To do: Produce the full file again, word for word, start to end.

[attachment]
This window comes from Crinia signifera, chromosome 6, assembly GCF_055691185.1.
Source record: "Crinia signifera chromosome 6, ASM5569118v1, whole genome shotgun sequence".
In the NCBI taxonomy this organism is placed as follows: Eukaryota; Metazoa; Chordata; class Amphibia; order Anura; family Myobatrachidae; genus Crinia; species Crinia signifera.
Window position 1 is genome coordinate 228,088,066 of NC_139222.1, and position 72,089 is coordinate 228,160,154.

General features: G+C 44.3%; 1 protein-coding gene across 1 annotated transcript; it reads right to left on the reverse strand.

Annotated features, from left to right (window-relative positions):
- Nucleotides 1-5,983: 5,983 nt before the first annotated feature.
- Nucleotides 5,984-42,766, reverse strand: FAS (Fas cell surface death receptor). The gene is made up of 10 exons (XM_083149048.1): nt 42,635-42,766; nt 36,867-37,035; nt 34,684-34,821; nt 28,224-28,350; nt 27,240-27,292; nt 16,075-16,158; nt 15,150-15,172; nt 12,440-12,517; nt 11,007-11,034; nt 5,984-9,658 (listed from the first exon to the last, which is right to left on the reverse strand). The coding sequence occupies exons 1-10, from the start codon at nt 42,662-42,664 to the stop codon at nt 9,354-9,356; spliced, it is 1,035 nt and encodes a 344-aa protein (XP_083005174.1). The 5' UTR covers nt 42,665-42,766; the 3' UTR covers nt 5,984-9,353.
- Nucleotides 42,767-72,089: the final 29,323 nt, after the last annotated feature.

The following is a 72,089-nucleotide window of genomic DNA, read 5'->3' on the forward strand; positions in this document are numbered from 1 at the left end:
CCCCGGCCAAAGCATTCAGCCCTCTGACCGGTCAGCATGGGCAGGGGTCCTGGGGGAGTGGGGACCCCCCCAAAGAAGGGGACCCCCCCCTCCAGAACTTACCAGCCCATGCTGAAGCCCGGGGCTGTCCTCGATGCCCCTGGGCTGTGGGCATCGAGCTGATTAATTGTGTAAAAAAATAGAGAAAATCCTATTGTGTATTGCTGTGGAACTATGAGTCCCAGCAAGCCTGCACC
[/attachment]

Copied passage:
This window comes from Crinia signifera, chromosome 6, assembly GCF_055691185.1.
Source record: "Crinia signifera chromosome 6, ASM5569118v1, whole genome shotgun sequence".
In the NCBI taxonomy this organism is placed as follows: Eukaryota; Metazoa; Chordata; class Amphibia; order Anura; family Myobatrachidae; genus Crinia; species Crinia signifera.
Window position 1 is genome coordinate 228,088,066 of NC_139222.1, and position 72,089 is coordinate 228,160,154.

General features: G+C 44.3%; 1 protein-coding gene across 1 annotated transcript; it reads right to left on the reverse strand.

Annotated features, from left to right (window-relative positions):
- Nucleotides 1-5,983: 5,983 nt before the first annotated feature.
- Nucleotides 5,984-42,766, reverse strand: FAS (Fas cell surface death receptor). The gene is made up of 10 exons (XM_083149048.1): nt 42,635-42,766; nt 36,867-37,035; nt 34,684-34,821; nt 28,224-28,350; nt 27,240-27,292; nt 16,075-16,158; nt 15,150-15,172; nt 12,440-12,517; nt 11,007-11,034; nt 5,984-9,658 (listed from the first exon to the last, which is right to left on the reverse strand). The coding sequence occupies exons 1-10, from the start codon at nt 42,662-42,664 to the stop codon at nt 9,354-9,356; spliced, it is 1,035 nt and encodes a 344-aa protein (XP_083005174.1). The 5' UTR covers nt 42,665-42,766; the 3' UTR covers nt 5,984-9,353.
- Nucleotides 42,767-72,089: the final 29,323 nt, after the last annotated feature.

The following is a 72,089-nucleotide window of genomic DNA, read 5'->3' on the forward strand; positions in this document are numbered from 1 at the left end:
CCCCGGCCAAAGCATTCAGCCCTCTGACCGGTCAGCATGGGCAGGGGTCCTGGGGGAGTGGGGACCCCCCCAAAGAAGGGGACCCCCCCCTCCAGAACTTACCAGCCCATGCTGAAGCCCGGGGCTGTCCTCGATGCCCCTGGGCTGTGGGCATCGAGCTGATTAATTGTGTAAAAAAATAGAGAAAATCCTATTGTGTATTGCTGTGGAACTATGAGTCCCAGCAAGCCTGCACC